If you’re a member of a defined benefit or Final Salary pension scheme, you might be worried about what happens to your pension if your scheme or employer goes bust. The good news is that in the vast majority of cases your pension will be protected by the Pension Protection Fund
The Pension Protection Fund (PPF) is a statutory fund intended to protect UK Defined Benefit pension members if their pension fund becomes insolvent. It currently protects 90% of the value of members pensions (caps apply) and rises in line with inflation each year.
If you’ve been paying into a Final Salary pension and are concerned over the future of your guaranteed benefits read on. You might be relieved to know that your money is largely protected.
What exactly is the Pension Protection Fund and what does it do?
In recent years there have been a series of high-profile business collapses like BHS and construction giant Carillion. More often than not these businesses leave behind defined benefit pension schemes in deficit.
The Pension Protection Fund (PPF) was created to protect the people in those defunct schemes with Final Salary pensions. It is a statutory fund in the United Kingdom, set up to protect members if their pension fund becomes insolvent. Which means that, if you have a Defined Benefit pension and your employer or pension scheme goes bust, your Pension doesn’t completely disappear with them.
If your employer or pension scheme goes bust, Your pension scheme will be absorbed by the PPF and they will pay your pension.
The Pension Protection Fund (PPF) currently protects 90% of the value of members pensions, subject to capped amounts but only around 0.5% of members are affected by these.
Payouts also rise in line with inflation each year, subject to a cap.
How much is the current compensation cap for PPF members?
If you’ve already reached your scheme’s normal pension age then you’ll continue to receive 100% of your pension without a cap.
From the 1 April 2020, the cap at age 65 has been set at £41,461 a year (in October 2020 the pension age changed to 66) Pension Protection Fund members will receive 90% of this. This amount will increase in line with inflation every year (subject to government limits). The majority of scheme members (99.5%) are not affected by this cap.
Can I defer my pension?
Yes, you can defer taking your pension from the PPF up until the age of 75 and your annual cap will be increased for every year that you defer. You can change your mind about deferring at any point and start taking your pension.
The Pension Protection Fund and Early Retirement
Individuals whose Pension is taken over by the Pension Protection Fund (PPF) can still retire earlybut the amount you’ll receive will be reduced for each year below your scheme’s normal retirement age. See here for full details of the Compensation Cap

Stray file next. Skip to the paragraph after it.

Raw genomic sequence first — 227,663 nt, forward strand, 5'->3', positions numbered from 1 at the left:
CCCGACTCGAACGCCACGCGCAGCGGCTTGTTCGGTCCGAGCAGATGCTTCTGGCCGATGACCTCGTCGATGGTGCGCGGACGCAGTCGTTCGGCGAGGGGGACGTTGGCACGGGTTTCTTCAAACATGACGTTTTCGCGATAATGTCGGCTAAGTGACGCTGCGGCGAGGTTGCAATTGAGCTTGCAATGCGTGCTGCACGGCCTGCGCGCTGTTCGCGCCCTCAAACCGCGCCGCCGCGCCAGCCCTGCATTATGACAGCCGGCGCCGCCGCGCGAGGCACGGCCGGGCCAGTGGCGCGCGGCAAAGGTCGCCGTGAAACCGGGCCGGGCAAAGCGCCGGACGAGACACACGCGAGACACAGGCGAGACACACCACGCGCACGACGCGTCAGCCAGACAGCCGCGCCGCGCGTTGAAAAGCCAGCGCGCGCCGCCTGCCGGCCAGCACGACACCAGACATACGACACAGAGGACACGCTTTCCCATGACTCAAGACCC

If your scheme had a protected retirement age lower than 55, you will retain the right to take early retirement as per your pension scheme rules if your pension scheme becomes part of the PPF.
Can I still take a tax-free lump Sum if my Pension is with the Pension Protection Fund?
Changes to Pension Freedoms allow those with a personal pension to access a 25% tax-free lump sum at 55. In most cases, you will still be eligible to access 25% of your pension as a tax-free lump sum even if your Pension is managed by the Pension Protection Fund (PPF). Although please be aware that your payments will be reduced accordingly to reflect this. For full details of how this would affect your Pension Payouts please visit the PPF members site.
Will my Pension amount still rise every year?
The amount your pension will go up by each year before you retire will be in line with inflation (up to government limits). If you’re a deferred member then there are limits to the increase you’re entitled to depending on when you built up your pension fund.
How will my Pension be Paid?
If your pension scheme is absorbed by the PPF, your pension will still be paid. Normally, your pension will be paid directly into your bank account.
Will my partner still get a pension when I die?
Most Final Salary Pension Schemes offer a survivor’s pension on death. If your original pension scheme had a provision for a survivor’s pension then your Spouse or Civil Partner will still receive this in line with the PPF rules. If you are not married but live with a ‘common-law’ partner it’s important to check whether they will be entitled to a survivor’s pension – you may need to register them as a beneficiary.
Finding out More
Visit their website to find out more about the Pension Protection Fund.
Members can visit the member website for more information about their Pension and access to FAQs and more.
Free Pension Advice
If you’re looking for free Pension Advice, you can visit The Pensions Advisory Service for lots of helpful information or visit Pension Wise the government-run website to help you understand your options.
Alternatively, if your Pension is not held by the Pension Protection Fund and you’d like to speak to a Pension Specialist, we offer a free initial 20-minute call to discuss your situation.